3 questions raised by private vs. ambulance transport study

A study that finds trauma patients fare better when they don't wait for EMS to arrive sparks uproar, questions

Significant mechanisms of injury in trauma continue to be a major cause of morbidity and mortality in the United States. In school, EMS providers learn the relationship of timely interventions and transport to survivability. Although debunked, the principle of the Golden Hour still applies in major trauma – our job is to expeditiously and safely transport the critically injured patient to a trauma center.

After decades of trying to determine whether advanced level interventions could improve trauma survivability, the current philosophy that seems to work best is to scoop and run to the trauma center. While en route, protect the patient's airway, support breathing and stop external major bleeding at a primarily basic level. There's likely to be exceptions to the rule (there's always exceptions!) but current evidence supports this approach.

So it should come as no surprise that a large, multicenter study concluded that, in urban areas where transport times are presumably short, a gunshot or stabbing victim who is transported by private vehicle to a level I or 2 trauma center fared better than those who were transported by EMS. The evidence reinforces earlier studies that showed similarly injured patients transported by police also survived their injuries better than those transported by ambulance.

What dangers are posed by the driver in a private vehicle who rushes a victim to a hospital? (Photo/Pixabay)
What dangers are posed by the driver in a private vehicle who rushes a victim to a hospital? (Photo/Pixabay)

In the study, the authors make the case for training citizens living in areas prone to penetrating violence to drive victims to their nearest trauma center, rather than wait for EMS.

It's about time … to transport

EMS providers have taken umbrage at the conclusions drawn by the researchers. Certainly, there is a case for concern for such radical suggestions, as I'll speak to. But one certainly has to consider that the evidence coming from an incredibly large study population would be compelling and a solid jumping off point for debate and discussion.

Ultimately, the interval of time from when the patient experiences the point of impact, to when airway, breathing and circulation compromise can be corrected, is a major contributor to outcomes. Minimizing the effects of hypoxia, hypercarbia and hypoperfusion reduces the likelihood of shock. The shorter that time period, the better off the patient will be.

So, I would believe that the data speaks to this. But there's much to be explored. Here are three questions raised by the study:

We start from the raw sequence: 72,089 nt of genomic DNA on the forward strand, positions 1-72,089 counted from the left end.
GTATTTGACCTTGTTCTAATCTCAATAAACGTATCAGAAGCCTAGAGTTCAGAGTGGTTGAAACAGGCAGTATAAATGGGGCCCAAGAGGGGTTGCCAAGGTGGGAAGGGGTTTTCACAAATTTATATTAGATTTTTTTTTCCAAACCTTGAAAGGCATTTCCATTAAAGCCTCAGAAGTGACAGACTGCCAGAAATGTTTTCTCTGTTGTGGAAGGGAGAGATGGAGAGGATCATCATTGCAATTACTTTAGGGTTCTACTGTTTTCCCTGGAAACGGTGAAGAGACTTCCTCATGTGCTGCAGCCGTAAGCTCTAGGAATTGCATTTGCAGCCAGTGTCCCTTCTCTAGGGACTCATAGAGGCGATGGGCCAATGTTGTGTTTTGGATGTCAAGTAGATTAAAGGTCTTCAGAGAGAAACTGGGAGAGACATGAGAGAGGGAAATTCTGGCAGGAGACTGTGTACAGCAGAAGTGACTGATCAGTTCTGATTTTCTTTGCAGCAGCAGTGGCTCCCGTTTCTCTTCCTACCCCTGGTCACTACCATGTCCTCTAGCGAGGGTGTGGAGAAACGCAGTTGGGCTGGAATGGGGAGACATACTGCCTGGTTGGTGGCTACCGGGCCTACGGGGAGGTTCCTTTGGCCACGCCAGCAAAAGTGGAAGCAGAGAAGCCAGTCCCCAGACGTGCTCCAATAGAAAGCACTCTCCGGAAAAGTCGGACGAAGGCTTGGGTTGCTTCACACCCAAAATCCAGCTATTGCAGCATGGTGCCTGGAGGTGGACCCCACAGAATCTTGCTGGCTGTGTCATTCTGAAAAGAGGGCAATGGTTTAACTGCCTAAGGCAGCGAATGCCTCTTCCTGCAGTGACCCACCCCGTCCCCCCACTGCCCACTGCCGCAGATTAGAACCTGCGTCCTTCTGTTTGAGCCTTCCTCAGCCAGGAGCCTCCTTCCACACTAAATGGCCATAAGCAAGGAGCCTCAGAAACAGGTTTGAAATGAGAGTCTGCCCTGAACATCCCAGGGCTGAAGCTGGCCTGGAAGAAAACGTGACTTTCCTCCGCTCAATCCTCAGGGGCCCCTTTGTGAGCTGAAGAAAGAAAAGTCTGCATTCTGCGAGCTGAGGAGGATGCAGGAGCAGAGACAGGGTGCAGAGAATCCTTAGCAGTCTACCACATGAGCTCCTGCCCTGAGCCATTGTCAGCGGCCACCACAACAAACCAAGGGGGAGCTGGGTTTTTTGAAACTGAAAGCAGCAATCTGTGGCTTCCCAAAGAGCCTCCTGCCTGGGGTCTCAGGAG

1. Where did the transport initiate?

What's clearly not addressed in the data is where the patients originated from. How close were they to the trauma center at the time of injury? Could that have been a factor in the decision to throw the victim into a car rather than wait for EMS? Did the ambulances in the control group transport patients from further distances, potentially making a difference in outcomes?

2. What's the effect on specific injuries?

We know that major bleeding must be stopped quickly to reduce the chance of shock. We also know that severe hypoxia contributes to mortality. Does the data go deep enough in these injury types to show time to trauma center outweighs immediate onsite care that could be delivered by EMS?

3. What is the danger to the driving public?

What dangers are posed by the driver in a private vehicle who rushes a victim to a hospital? What would be the public policy ramifications and liability of a death or serious injury incurred by another motorist or pedestrian during the act?

It's one thing to train the layperson to perform CPR, or control bleeding. Can the same concept be applied to a more complex process of identifying a critical injury, mapping a route to a trauma center, and maintaining control of a motor vehicle while operating at high speed?

The real patient transport solution

While the study is interesting, what isn't addressed is the availability of EMS resources at the time of the injury. We can't know who was transported with activating EMS, and who was transported by private vehicle because the ambulance was delayed. The system works when it's applied appropriately. The challenge is the ability to fund, staff and manage a system that can be there reliably when called for. That's a policy issue worth exploring.

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